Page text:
Quite importantly the two-stage to orbit vehicle, TSTO, would be able heavy lift 100+ tons to LEO. This is important because a 100 ton launcher is regarded as a requirement for a manned lunar mission in a single launch architecture. So already in 2021 with the Starship performing its test launches then we would already have had a manned lunar mission capable launcher. This is assuming the "Starhopper" as a small upper stage would also have had its development continued.

 This is for a single launch architecture, no 4 to 16 launches needed to refuel the Starship in orbit as a lunar lander. Note also the triple-cored version also could do a manned Mars mission in a single launch.

 And before the Falcon Heavy flew, there were over a 100 flights of the Falcon 9. That's over 1,000 actual full, operational burns of the Merlin engines. The equivalent of more than 30 full flights of the Falcon Heavy. 

  This brings up another major advantage of this approach, in regards to safety. Gwen Shotwell has said ideally Starship would have 100 launches before launching people. This is actually a logical disconnect to the Artemis missions with the Starship intending to carry people to the Moon as a lander by 2025:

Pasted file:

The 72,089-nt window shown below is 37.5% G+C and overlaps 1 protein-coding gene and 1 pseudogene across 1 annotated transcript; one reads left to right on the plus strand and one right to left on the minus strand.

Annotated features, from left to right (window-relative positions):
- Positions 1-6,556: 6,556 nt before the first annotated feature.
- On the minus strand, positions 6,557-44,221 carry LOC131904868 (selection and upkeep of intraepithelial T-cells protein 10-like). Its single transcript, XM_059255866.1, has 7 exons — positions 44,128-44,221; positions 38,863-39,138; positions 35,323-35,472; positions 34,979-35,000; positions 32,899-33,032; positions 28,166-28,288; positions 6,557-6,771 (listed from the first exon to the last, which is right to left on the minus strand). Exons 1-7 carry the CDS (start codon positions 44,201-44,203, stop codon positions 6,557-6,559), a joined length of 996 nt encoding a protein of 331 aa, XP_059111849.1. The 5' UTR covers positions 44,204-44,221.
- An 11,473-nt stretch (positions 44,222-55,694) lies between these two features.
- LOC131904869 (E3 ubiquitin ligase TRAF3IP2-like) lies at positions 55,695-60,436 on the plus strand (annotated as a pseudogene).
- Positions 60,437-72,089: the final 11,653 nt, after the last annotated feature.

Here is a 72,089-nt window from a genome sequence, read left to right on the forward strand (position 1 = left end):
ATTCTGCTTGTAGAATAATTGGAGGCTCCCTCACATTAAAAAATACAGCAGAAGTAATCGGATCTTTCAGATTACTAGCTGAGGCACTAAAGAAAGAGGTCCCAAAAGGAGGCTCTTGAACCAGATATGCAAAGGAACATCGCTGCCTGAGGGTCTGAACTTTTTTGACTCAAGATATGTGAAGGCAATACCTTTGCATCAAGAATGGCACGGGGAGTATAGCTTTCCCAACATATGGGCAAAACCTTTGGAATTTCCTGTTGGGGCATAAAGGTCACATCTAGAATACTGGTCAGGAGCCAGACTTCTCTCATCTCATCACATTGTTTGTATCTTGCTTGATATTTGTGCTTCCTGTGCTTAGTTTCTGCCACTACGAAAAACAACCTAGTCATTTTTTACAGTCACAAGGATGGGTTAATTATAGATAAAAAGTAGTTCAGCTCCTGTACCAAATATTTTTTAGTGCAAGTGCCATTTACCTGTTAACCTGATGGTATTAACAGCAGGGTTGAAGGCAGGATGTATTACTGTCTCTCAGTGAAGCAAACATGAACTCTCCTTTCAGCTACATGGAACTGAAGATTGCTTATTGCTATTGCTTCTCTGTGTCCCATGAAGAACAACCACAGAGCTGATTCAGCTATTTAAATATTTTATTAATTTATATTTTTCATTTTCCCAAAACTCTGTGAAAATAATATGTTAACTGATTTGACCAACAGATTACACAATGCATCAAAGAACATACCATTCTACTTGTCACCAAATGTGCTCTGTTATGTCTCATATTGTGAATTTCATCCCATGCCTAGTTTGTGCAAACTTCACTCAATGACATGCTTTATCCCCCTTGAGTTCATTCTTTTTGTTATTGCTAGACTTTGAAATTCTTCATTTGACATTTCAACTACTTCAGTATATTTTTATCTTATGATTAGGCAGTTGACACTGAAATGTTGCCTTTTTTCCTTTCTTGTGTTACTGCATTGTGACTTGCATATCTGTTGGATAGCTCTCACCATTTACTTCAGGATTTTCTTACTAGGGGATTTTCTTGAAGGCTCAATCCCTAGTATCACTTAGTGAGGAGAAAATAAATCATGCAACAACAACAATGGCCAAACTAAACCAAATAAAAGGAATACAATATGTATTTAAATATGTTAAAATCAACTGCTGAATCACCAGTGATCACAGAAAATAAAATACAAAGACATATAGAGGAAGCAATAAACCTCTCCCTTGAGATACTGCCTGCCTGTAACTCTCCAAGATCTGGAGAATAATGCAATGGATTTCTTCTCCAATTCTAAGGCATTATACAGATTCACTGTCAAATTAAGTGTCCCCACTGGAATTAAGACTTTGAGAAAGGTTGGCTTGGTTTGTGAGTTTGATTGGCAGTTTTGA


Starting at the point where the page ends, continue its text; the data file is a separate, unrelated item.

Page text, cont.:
Shotwell says SpaceX ready for Starship static-fire test
Jeff Foust
February 8, 2023
She said she expected Starship to fly at least 100 times before it carries people for the first time, a challenge as the company prepares a lunar lander version of Starship for NASA’s Artemis 3 mission, currently scheduled for as soon as 2025.

In her later conversation with reporters, she called that 100-flight milestone a “great goal” but suggested it was not a requirement. “I would love to do hundreds before. I think that would be a great goal and it’s quite possible that we could do that,” she said.

She noted the company has a goal of 100 Falcon launches this year. “If we can do 100 flights of Falcon this year, I’d love to be able to do 100 flights of Starship next year. I don’t think we will do 100 flights of Starship next year, but maybe 2025 we will do 100 flights.”